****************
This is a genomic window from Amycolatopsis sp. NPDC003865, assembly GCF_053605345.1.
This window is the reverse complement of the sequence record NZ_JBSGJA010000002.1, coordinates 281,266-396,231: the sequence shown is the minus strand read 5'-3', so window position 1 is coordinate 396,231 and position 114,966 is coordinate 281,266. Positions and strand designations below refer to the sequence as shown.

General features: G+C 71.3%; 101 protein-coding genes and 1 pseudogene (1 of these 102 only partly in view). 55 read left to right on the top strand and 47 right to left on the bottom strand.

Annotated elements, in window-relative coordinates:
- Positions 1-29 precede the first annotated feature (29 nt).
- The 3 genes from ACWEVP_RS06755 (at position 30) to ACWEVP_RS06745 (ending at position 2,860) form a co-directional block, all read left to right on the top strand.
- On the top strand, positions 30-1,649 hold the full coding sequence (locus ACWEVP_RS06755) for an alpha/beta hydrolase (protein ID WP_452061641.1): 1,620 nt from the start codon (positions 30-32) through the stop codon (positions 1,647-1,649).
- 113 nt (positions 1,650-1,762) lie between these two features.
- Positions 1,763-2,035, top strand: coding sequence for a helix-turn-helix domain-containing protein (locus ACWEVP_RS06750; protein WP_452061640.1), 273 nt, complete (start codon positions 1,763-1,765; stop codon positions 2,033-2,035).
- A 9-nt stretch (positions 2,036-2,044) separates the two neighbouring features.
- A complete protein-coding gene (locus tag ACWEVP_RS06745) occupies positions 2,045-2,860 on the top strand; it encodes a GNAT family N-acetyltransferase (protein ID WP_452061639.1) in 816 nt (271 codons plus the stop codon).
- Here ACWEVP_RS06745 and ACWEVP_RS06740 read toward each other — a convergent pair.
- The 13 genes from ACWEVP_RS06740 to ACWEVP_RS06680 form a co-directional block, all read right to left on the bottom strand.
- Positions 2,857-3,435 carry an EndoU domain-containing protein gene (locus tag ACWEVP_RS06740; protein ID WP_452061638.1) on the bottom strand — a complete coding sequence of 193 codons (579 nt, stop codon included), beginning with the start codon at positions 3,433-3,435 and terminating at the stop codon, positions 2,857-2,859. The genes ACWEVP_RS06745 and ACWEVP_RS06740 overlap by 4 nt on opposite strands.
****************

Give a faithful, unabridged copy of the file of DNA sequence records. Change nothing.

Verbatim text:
This is a genomic window from Amycolatopsis sp. NPDC003865, assembly GCF_053605345.1.
This window is the reverse complement of the sequence record NZ_JBSGJA010000002.1, coordinates 281,266-396,231: the sequence shown is the minus strand read 5'-3', so window position 1 is coordinate 396,231 and position 114,966 is coordinate 281,266. Positions and strand designations below refer to the sequence as shown.

General features: G+C 71.3%; 101 protein-coding genes and 1 pseudogene (1 of these 102 only partly in view). 55 read left to right on the top strand and 47 right to left on the bottom strand.

Annotated elements, in window-relative coordinates:
- Positions 1-29 precede the first annotated feature (29 nt).
- The 3 genes from ACWEVP_RS06755 (at position 30) to ACWEVP_RS06745 (ending at position 2,860) form a co-directional block, all read left to right on the top strand.
- On the top strand, positions 30-1,649 hold the full coding sequence (locus ACWEVP_RS06755) for an alpha/beta hydrolase (protein ID WP_452061641.1): 1,620 nt from the start codon (positions 30-32) through the stop codon (positions 1,647-1,649).
- 113 nt (positions 1,650-1,762) lie between these two features.
- Positions 1,763-2,035, top strand: coding sequence for a helix-turn-helix domain-containing protein (locus ACWEVP_RS06750; protein WP_452061640.1), 273 nt, complete (start codon positions 1,763-1,765; stop codon positions 2,033-2,035).
- A 9-nt stretch (positions 2,036-2,044) separates the two neighbouring features.
- A complete protein-coding gene (locus tag ACWEVP_RS06745) occupies positions 2,045-2,860 on the top strand; it encodes a GNAT family N-acetyltransferase (protein ID WP_452061639.1) in 816 nt (271 codons plus the stop codon).
- Here ACWEVP_RS06745 and ACWEVP_RS06740 read toward each other — a convergent pair.
- The 13 genes from ACWEVP_RS06740 to ACWEVP_RS06680 form a co-directional block, all read right to left on the bottom strand.
- Positions 2,857-3,435 carry an EndoU domain-containing protein gene (locus tag ACWEVP_RS06740; protein ID WP_452061638.1) on the bottom strand — a complete coding sequence of 193 codons (579 nt, stop codon included), beginning with the start codon at positions 3,433-3,435 and terminating at the stop codon, positions 2,857-2,859. The genes ACWEVP_RS06745 and ACWEVP_RS06740 overlap by 4 nt on opposite strands.